Star Wars Jedi: Survivor is the follow-up to 2019’s Star Wars Jedi: Fallen Order, a souls-like action adventure that immediately became a hit. Respawn Entertainment rarely misses: Fallen Order was a personal favourite from that year despite how buggy a state it launched in. Any story in the expanded universe of Star Wars is always interesting, so seeing a continuation of Cal Kestis’ story is definitely exciting. As long as they make improvements to some of the maze-like level design from the previous entry (and launch it with fewer bugs), Star Wars Jedi: Survivor is sure to be a thrilling adventure through space.
As far as remakes go, Resident Evil 4 has extremely high expectations from the public. The original game is lauded as one of the best survival horror games - if not one of the best games in general, it’s a tall order for anything to match that. This release aims to modernise the controls that were revolutionary for the time alongside a few other changes. Capcom has had a great track record with their remakes (except for possibly Resident Evil 3), so fans shouldn’t be worried. It seems like the biggest thing that could divide fans is more of a horror focus being established - so a darker presentation might put off lovers of the original.
The Legend of Zelda: Tears of the Kingdom is a direct sequel to 2017’s Breath of the Wild, and like Resident Evil 4, it’s considered to be one of the best games ever made. So, for a sequel, it looks like not much will be changed. It still takes place in Hyrule, we still play as Link, and that’s all Nintendo will give away. Trailers have shown hints of new gameplay features and added aspects to the open world, all of which looks like an expansion on to what made the first game so amazing. It may not feel like a full sequel, but this will probably end up being game of the year for a lot of people.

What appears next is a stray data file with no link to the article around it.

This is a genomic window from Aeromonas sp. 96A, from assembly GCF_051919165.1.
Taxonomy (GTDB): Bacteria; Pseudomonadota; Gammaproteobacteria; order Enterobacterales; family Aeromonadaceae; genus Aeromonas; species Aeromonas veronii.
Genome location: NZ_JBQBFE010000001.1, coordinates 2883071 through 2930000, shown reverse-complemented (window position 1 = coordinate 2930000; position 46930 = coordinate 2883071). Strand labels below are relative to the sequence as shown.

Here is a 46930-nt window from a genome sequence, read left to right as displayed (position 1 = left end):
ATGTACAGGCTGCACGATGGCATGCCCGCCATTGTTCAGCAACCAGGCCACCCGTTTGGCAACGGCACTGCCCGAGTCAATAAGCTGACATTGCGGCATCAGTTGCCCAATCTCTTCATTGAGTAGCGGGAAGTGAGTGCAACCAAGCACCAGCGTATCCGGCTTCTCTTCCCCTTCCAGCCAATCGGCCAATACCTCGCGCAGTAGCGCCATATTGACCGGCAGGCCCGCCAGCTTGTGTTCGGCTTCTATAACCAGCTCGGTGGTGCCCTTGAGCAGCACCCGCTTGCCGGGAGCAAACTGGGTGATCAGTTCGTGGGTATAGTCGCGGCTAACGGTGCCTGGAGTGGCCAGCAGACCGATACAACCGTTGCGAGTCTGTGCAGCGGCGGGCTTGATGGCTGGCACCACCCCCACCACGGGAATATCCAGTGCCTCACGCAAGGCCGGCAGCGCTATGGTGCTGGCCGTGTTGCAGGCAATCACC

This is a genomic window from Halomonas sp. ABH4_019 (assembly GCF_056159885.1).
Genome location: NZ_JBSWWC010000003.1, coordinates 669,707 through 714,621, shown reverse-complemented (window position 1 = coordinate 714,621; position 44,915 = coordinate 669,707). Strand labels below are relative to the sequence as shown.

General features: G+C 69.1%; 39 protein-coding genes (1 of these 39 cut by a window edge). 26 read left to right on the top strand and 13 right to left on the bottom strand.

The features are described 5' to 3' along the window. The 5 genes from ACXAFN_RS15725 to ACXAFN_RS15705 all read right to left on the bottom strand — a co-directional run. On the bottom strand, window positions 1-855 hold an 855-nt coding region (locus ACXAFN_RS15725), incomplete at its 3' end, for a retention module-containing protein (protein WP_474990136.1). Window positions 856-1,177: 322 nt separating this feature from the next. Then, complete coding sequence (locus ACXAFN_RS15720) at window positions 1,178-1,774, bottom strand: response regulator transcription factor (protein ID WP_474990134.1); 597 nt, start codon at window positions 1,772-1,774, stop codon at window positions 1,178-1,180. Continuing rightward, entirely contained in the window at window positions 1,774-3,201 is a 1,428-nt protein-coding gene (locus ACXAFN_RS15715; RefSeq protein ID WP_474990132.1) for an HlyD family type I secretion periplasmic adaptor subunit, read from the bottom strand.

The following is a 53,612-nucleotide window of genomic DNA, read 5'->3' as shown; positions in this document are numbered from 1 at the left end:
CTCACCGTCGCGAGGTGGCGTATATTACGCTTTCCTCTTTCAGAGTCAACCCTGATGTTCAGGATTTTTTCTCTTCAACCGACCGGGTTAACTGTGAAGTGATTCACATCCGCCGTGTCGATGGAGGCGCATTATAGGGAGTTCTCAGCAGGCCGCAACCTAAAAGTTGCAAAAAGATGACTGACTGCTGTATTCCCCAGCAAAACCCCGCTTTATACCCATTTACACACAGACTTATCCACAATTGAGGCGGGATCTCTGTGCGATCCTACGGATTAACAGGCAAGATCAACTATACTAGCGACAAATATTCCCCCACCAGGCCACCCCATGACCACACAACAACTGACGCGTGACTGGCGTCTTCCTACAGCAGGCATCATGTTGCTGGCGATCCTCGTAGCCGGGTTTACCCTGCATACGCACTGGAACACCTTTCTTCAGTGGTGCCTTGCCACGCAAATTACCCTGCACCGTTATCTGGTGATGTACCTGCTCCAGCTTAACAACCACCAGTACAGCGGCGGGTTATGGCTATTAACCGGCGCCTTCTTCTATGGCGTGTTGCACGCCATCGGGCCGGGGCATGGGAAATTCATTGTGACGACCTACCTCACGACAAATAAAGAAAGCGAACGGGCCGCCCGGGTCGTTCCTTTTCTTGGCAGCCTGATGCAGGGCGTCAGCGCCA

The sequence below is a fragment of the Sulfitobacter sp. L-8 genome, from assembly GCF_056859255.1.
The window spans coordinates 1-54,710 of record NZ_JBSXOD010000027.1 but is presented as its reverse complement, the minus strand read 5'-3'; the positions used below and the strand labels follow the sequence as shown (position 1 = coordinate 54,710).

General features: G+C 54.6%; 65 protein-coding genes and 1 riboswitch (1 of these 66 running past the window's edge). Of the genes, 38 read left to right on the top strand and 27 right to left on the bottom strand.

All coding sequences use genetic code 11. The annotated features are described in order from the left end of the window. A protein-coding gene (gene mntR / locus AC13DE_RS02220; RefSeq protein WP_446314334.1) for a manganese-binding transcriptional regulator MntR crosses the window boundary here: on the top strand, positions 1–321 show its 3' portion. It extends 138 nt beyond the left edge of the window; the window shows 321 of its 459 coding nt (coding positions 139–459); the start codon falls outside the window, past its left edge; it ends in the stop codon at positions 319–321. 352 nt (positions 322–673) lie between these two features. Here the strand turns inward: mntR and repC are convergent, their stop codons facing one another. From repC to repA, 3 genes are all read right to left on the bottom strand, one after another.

Final Fantasy XVI has had a lot of excitement surrounding it, but in such a huge year for releases, it can feel like it’s in the background somewhat. It looks like it’s doing quite a lot differently in comparison to other titles in the long running franchise; there’s more of a mediaeval setting, it has a pretty dark presentation, and it’s further going into the slasher combat established in Final Fantasy XV. This might put off fans already annoyed from previous changes to the formula, but with names like Naoki Yoshida and much of the staff of the only MMO to rival World of Warcraft, Final Fantasy XIV, it has to be good.
Finally, the sequel to Insomniac’s Spider-Man may not have a concrete date yet, but it has been confirmed that it will be released before 2023 ends. Spider-Man took the world by storm on PS4 and quickly grew to be one of Sony’s best selling exclusives. The Miles Morales game may have felt like a DLC, but it laid the foundation for what I’m sure will be something everyone will want to play. The tease of Venom being a main villain is exciting, and the thought alone of playing as both Spider-Men with or without co-op is great. Spider-Man 2 won’t be bad, but let’s hope it expands a little beyond the island of Manhattan, as we would be treading on all-too familiar ground otherwise.
That’s only the highlights. Indies like Bomb Rush Cyberfunk and Hades 2 are sure to delight, plus long-awaited games like Starfield, Dead Island 2 and even Diablo IV should be on their way - for better or for worse. Virtual reality should get a bump as well with the launch of the PlayStation VR2 and the games that are coming alongside that. It’s a great year if you’re an optimist, but with so many sequels and remakes - it’s hard to say how 2023 will end up